“Our clients are charged a daily fee to be on an ankle bracelet, and their minimum fee is $12 a day,” Nance explained. “The fees make up roughly 40% of our income, the DOC makes up 50% of our income and the county contributes 10% in the form of buildings, maintenance, phones, etc. We don’t use taxpayer dollars for salaries or programs.”

Nance shared that the Indiana DOC published the cost per diem to house an offender in a jail or prison facility is $52.61 per day and $19,202 a year—payable by Hoosier taxpayers.

“If the [offender] is not a serious threat to the community and is not a violent individual, why not give them programming and help them with their addiction/mental health issues, help them to get better and rehabilitated while simultaneously not spending $19,202 a year?” Nance queried. “Warehousing people and sending them to DOC doesn’t fix their addictions. People that are on home detention go through a regular screening process. And the whole purpose of the pretrial program and the home detention [program] is to identify who is a threat in terms of violence in the community—making sure the violent individuals stay in jail—and the ones who can safely be in the community get help while being supervised and held accountable, serving their sentences on home detention or work release.”

Identifying and Working Through the Challenges

Aside from needing funding for additional programs, Nance shared that one of his department’s greatest challenges is the lack of transitional housing.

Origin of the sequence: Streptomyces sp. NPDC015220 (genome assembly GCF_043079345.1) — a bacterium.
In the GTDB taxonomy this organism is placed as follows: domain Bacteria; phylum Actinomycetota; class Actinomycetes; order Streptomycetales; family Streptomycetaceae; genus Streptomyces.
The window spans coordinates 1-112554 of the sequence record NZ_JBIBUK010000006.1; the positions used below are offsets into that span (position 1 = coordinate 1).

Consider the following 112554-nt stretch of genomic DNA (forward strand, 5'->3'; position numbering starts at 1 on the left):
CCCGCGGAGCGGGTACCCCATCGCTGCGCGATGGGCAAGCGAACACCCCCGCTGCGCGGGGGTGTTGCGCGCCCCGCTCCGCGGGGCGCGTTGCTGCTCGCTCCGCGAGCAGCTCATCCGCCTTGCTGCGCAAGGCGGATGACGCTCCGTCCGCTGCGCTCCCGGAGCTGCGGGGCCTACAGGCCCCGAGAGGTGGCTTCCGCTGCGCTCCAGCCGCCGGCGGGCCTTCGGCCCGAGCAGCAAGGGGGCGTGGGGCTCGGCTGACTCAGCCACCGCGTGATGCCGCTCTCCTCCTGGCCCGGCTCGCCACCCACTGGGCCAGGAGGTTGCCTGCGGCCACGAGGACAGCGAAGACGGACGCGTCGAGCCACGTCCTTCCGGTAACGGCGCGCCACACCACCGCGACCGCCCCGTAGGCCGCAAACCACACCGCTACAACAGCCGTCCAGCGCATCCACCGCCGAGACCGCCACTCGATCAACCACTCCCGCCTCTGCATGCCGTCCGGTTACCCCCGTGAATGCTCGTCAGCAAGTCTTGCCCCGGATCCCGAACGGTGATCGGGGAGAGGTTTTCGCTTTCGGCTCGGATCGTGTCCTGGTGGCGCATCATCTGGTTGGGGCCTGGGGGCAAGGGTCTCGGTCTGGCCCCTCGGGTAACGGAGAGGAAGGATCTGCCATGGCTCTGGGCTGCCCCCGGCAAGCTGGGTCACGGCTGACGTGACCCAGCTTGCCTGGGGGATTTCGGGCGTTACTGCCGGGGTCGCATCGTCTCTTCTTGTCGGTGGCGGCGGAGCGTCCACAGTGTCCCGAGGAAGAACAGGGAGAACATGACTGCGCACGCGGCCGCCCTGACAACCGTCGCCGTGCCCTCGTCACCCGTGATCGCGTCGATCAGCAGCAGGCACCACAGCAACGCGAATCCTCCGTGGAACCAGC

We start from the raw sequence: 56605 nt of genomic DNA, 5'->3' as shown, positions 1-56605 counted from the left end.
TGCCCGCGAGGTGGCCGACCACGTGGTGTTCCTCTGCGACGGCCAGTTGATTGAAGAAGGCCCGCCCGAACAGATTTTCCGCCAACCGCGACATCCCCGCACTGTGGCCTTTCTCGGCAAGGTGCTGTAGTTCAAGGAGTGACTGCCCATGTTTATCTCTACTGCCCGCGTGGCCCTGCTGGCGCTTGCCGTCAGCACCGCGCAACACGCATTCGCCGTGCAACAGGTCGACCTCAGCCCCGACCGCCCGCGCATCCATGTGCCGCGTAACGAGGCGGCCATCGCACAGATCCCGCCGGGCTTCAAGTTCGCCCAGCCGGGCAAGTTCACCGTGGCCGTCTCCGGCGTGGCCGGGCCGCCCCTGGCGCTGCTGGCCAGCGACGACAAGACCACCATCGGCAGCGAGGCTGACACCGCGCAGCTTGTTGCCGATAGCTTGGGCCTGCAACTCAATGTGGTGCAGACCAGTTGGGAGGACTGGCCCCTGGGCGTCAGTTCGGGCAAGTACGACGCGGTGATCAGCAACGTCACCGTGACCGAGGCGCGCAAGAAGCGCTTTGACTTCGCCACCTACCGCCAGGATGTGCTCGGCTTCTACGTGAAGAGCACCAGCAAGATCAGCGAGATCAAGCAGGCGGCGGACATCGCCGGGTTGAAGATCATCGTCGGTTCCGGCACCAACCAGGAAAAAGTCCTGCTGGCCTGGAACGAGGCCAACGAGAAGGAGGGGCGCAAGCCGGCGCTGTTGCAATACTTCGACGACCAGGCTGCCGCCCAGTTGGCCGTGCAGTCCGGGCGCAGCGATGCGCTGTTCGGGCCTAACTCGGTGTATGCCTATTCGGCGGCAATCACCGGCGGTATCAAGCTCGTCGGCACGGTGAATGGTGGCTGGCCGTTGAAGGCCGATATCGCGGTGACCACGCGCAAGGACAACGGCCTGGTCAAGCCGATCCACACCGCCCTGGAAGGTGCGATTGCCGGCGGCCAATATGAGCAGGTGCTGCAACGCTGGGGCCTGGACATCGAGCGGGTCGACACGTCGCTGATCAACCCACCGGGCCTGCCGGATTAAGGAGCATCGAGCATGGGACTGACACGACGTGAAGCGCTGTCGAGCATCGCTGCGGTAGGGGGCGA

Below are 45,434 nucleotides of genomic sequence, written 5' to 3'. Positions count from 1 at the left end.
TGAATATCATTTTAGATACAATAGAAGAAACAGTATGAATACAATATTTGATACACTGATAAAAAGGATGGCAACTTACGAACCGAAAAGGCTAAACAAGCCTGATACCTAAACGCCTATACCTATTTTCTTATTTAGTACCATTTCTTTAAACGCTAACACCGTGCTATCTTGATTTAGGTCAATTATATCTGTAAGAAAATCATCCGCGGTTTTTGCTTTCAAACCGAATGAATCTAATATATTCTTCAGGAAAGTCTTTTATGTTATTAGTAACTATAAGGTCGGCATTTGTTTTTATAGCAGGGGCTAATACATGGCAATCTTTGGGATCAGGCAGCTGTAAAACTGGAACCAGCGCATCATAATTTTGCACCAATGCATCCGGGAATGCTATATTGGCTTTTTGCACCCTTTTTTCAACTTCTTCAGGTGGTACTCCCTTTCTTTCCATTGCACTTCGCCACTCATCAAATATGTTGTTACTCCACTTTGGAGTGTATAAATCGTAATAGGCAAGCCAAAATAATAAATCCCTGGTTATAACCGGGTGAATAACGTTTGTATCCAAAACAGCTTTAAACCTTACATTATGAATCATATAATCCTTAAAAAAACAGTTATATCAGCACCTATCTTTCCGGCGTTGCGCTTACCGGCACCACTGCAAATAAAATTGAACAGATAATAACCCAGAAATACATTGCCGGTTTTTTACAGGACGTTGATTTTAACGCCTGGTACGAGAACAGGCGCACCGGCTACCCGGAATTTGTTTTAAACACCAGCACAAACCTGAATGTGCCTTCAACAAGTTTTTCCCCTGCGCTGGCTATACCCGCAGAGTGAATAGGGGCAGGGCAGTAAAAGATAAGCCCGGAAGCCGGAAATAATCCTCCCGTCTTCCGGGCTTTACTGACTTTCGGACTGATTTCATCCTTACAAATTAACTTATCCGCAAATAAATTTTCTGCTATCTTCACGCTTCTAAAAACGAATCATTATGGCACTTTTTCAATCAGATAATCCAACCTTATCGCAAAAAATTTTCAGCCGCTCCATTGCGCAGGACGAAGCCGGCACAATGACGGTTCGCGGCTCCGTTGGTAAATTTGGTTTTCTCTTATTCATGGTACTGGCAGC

“We used to have a halfway house that was pretty successful, but for lots of reasons, it’s no longer in operation,” Nance said. “If you look at the Progress House in Indianapolis and places like that, if we had a facility to transition people, that would be very beneficial. Transitional housing would offer a safe environment to someone who’s coming out of the system.”

Nance added, “Some people think the answer is just to put people in jail. That’s not going to help anybody solve their addiction problems. We have great programs, and community corrections help facilitate so that a person can be in our care and get away from the chaos that is their life and learn how to use the skills/training that we provide them. I think a huge challenge in a place like Boone County is helping citizens understand that people who are addicted to drugs and alcohol are in need of help and programming, and sometimes it takes time to do that.”

The Boone County Drug Court

The Boone County Drug Court is slated to be launched in January 2022 and will be administered by the county’s circuit court under Boone County Circuit Court Judge Lori Schein.

“Everything we do is evidence-based, and the evidence is pretty clear that community supervision—whether it’s probation, community corrections, or drug court—should spend the most time with the highest risk clients and have intense supervision. Our biggest challenge is the fact that we have eight adult probation officers, and in the month of June, we had 1,572 clients on probation. So, the challenge is how do you effectively supervise that many people?”

Nance explained that the purpose of the drug court is to work with clients who have severe drug issues who have failed at probation and failed at community corrections and are on their way to prison. It is an absolute last opportunity these individuals are going to have.

“It’s a very labor-intensive process, and there are many moving parts and treatment providers involved along with my staff, law enforcement, defense attorneys, the prosecutor, and a list of people that have to be present in those hearings,” Nance stated. “What keeps the clients motivated is the fact that they know every week they have to go in front of the judge. I think the drug court has the potential to do the most good in this county and is the most evidence-direct, successful way of actually helping our clients.”